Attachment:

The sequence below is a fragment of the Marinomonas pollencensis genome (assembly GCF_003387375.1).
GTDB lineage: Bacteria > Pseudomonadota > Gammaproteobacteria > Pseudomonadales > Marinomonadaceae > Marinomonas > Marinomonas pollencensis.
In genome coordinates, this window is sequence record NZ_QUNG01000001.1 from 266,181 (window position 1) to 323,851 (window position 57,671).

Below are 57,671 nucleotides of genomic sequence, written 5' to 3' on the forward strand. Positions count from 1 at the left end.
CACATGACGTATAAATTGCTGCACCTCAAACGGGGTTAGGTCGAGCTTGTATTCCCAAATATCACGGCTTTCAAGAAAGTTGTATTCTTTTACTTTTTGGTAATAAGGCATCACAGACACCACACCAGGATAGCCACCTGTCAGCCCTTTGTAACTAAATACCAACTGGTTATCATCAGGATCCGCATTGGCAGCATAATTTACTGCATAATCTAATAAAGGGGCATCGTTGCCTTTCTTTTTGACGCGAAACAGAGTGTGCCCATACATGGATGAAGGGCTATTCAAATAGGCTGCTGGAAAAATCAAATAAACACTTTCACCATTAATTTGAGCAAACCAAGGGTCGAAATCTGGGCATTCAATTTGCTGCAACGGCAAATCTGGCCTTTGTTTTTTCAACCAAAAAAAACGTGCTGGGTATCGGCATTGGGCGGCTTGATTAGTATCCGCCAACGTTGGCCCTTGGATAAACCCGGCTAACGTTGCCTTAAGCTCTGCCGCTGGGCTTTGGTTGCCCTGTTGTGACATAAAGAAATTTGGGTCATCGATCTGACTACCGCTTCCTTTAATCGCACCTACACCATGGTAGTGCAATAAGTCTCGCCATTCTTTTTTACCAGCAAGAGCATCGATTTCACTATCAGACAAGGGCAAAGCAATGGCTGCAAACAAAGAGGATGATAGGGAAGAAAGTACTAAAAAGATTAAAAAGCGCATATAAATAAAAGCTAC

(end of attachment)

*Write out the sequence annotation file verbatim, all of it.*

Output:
The sequence below is a fragment of the Marinomonas pollencensis genome (assembly GCF_003387375.1).
GTDB lineage: Bacteria > Pseudomonadota > Gammaproteobacteria > Pseudomonadales > Marinomonadaceae > Marinomonas > Marinomonas pollencensis.
In genome coordinates, this window is sequence record NZ_QUNG01000001.1 from 266,181 (window position 1) to 323,851 (window position 57,671).

Below are 57,671 nucleotides of genomic sequence, written 5' to 3' on the forward strand. Positions count from 1 at the left end.
CACATGACGTATAAATTGCTGCACCTCAAACGGGGTTAGGTCGAGCTTGTATTCCCAAATATCACGGCTTTCAAGAAAGTTGTATTCTTTTACTTTTTGGTAATAAGGCATCACAGACACCACACCAGGATAGCCACCTGTCAGCCCTTTGTAACTAAATACCAACTGGTTATCATCAGGATCCGCATTGGCAGCATAATTTACTGCATAATCTAATAAAGGGGCATCGTTGCCTTTCTTTTTGACGCGAAACAGAGTGTGCCCATACATGGATGAAGGGCTATTCAAATAGGCTGCTGGAAAAATCAAATAAACACTTTCACCATTAATTTGAGCAAACCAAGGGTCGAAATCTGGGCATTCAATTTGCTGCAACGGCAAATCTGGCCTTTGTTTTTTCAACCAAAAAAAACGTGCTGGGTATCGGCATTGGGCGGCTTGATTAGTATCCGCCAACGTTGGCCCTTGGATAAACCCGGCTAACGTTGCCTTAAGCTCTGCCGCTGGGCTTTGGTTGCCCTGTTGTGACATAAAGAAATTTGGGTCATCGATCTGACTACCGCTTCCTTTAATCGCACCTACACCATGGTAGTGCAATAAGTCTCGCCATTCTTTTTTACCAGCAAGAGCATCGATTTCACTATCAGACAAGGGCAAAGCAATGGCTGCAAACAAAGAGGATGATAGGGAAGAAAGTACTAAAAAGATTAAAAAGCGCATATAAATAAAAGCTAC